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A Caddy for everyone

Confusing naming aside, the Caddy makes a whole lot of sense

Deon Van Der Walt
April 11, 2022
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It’s safe to say that the VW Caddy has undergone one of the strangest metamorphoses of any vehicle on sale in South Africa. It arrived in SA in 1992, commonly referred to as the Golf Caddy since it was, essentially, a Golf-based bakkie. For overseas markets, it then adopted a Polo character for its next iteration looking a bit like a Franken-lab creation of Polo-meets-bakkie-meets-van… Pretty it was not but this multi-faceted, something for every need approach was important since it gave birth to the Caddy as we now know it. 

VW has since the local launch of the Caddy in ’92 sold more than 35,000 units. And now there’s a new Caddy, called the Caddy 5 and with it comes a new naming convention with Caddy, Caddy Maxi, Caddy Kombi, Caddy Maxi Kombi, Caddy Cargo and the Caddy Maxi Cargo. 

In essence, the Cargo models are designed for a life of commercial use while the Kombi signifies the Caddy's market stronghold of dual-purpose practicality. The "Caddy" Caddy on the other hand is purely focused on moving people. And Maxi? Well, that's the long-wheelbase iterations that stretch the wheelbase from 2,755 mm to 2,970 mm for added space. 

So, what’s new? Well, from a styling point of view the Caddy has seen a dramatic re-render in its outline and now features the option for LED lighting front and rear for the Cargo and Kombi. Derivatives adorned with the Kombi extension feature black-coat bumpers and steel wheels with the option of specifying 16” Wien alloys. The Caddy (just Caddy) on the other hand, features LED lights, colour-coated bumpers, a honeycomb-inspired front grille and the same 16” Wien alloy wheels as standard fare, while a panoramic sunroof can be added for an additional R22,000. 

Life on the inside

On the inside, both the Cargo and Kombi models come standard with a 6.5” Composition Audio media system with Bluetooth functionality. This system can be upgraded to an 8.25” media station (R12,200) while driver convenience features like cruise control and Park Distance Control with a rear-view camera can also be had at an additional cost. The Caddy, however, is kitted to the brim with the aforementioned equipment as standard fitments. I do have to add, though, that it would have been ideal if VW offered the fully-digital instrument binnacle as an option for the Mzansi market, but it’s likely the global semiconductor chip shortage has a hand to play in this decision.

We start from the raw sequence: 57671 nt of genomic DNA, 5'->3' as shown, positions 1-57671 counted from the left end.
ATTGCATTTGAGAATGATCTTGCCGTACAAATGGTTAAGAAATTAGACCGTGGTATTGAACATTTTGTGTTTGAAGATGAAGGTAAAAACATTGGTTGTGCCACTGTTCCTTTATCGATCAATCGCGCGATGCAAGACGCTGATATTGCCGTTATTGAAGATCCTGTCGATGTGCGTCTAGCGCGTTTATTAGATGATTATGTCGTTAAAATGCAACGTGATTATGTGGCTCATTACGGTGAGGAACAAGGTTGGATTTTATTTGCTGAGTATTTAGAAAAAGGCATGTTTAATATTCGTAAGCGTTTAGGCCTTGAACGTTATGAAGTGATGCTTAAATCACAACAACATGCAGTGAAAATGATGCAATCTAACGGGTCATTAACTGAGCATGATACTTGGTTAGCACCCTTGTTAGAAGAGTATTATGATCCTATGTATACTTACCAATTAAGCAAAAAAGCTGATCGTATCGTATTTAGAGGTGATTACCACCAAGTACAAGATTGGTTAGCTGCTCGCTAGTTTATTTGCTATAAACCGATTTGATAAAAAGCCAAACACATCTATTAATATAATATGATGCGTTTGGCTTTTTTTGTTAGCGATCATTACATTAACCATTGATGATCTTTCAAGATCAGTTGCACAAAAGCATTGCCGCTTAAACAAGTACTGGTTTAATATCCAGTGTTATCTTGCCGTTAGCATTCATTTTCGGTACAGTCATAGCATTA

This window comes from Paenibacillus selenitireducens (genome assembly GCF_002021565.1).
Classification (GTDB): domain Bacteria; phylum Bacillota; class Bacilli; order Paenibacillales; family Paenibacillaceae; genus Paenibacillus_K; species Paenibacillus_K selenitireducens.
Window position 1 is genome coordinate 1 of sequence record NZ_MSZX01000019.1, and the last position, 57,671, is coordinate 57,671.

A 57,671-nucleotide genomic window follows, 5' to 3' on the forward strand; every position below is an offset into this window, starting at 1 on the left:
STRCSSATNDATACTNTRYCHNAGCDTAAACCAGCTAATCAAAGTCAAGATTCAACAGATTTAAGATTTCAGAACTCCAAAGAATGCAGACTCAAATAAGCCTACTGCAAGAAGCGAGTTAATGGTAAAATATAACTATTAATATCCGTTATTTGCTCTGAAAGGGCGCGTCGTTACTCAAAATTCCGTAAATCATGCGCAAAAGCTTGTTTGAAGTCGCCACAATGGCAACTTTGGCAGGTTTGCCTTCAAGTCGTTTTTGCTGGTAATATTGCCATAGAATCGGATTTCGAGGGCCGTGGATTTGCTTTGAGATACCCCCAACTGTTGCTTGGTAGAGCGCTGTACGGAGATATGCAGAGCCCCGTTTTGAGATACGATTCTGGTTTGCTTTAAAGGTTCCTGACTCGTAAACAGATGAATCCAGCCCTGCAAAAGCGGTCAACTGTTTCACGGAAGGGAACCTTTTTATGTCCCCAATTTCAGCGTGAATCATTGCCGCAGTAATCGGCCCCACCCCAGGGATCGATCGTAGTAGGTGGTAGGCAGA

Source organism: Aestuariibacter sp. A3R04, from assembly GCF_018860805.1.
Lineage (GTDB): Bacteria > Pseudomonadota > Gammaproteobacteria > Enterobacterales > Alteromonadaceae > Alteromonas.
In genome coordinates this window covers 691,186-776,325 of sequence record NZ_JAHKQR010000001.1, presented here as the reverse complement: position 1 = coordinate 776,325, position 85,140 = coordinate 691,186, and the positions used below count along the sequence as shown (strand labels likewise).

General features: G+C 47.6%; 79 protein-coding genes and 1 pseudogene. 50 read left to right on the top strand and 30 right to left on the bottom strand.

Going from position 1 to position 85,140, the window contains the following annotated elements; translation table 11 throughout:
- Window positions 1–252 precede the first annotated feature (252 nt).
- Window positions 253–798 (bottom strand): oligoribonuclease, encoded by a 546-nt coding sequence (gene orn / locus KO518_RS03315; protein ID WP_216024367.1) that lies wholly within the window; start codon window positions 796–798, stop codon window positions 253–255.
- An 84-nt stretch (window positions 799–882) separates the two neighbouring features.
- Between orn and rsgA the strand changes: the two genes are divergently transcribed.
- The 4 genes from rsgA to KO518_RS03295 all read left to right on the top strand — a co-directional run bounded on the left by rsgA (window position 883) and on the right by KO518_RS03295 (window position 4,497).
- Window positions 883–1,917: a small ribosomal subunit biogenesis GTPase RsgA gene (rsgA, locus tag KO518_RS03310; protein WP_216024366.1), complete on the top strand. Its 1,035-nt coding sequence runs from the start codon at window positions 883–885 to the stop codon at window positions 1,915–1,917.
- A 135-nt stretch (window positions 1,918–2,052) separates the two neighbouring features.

And seating? This is where things get a tad confusing… As standard, the Kombi and Maxi derivatives are fitted with seven seats while the “Caddy” Caddy and Maxi Combi only have five pews with the option of adding another two. The Cargo workhorse, however, has only two seats since VW says it can swallow a Euro-size pallet from either side, thanks to its dual sliding doors, or even the boot. So, yes, it’s bound for a life of carrying goods.  

The drive

For the local market, the intent is to have the Caddy range powered by a 1.6-litre naturally aspirated petrol engine that produces 81 kW and 152 Nm of torque, and the mainstay 2.0-litre turbo diesel that’s also good for 81 kW and a substantial 300 Nm of torque. I said ‘intent’ because, well, the 1.6-litre engine is assembled in Russia. Needless to say, for now at least, the supply of this power plant may be hindered as evidenced by VW’s local vehicle configurator that only gives the option for the diesel mill. 

Luckily, on the local launch, we sampled the range-topping Caddy Maxi 2.0 TDI. While the basic architecture of the engine is well-dated now, it is without question still one of the best diesel engines in production rotation. Power delivery is smooth coupled to the 6-speed manual gearbox that’s performing service across the range, with near-imperceptible power delays as the turbo gets on-song. The ride quality is also decent across less-than-perfect road surfaces with very little in the way of excessive road noise making its way into the cabin. 

And speaking of the cabin, the hard-wearing materials that will ensure little interior wear and tear throughout the Caddy's life leans too heavily on the commercial side, in my opinion. I do think that a dedicated, and range-topping, people-mover such as the Caddy Maxi can get away with more appealing touch-points since it will likely not be sentenced to a life of glove-required hard labour. 

The takeaway

Nit-picks aside, the VW Caddy 5 does just about everything right when assessed from a something-for-everything point of view. It's small enough to take anywhere, large enough to seat everyone in relative comfort and when it's crunch time, it's flexible enough to get the job done. Add to that low-sixes fuel consumption for every 100 kilometres of driving, and it's hard to deny exactly how much sense the VW Caddy makes compared to other segments of vehicles. It’s no mystery then why more than three million Caddys have been sold globally. 


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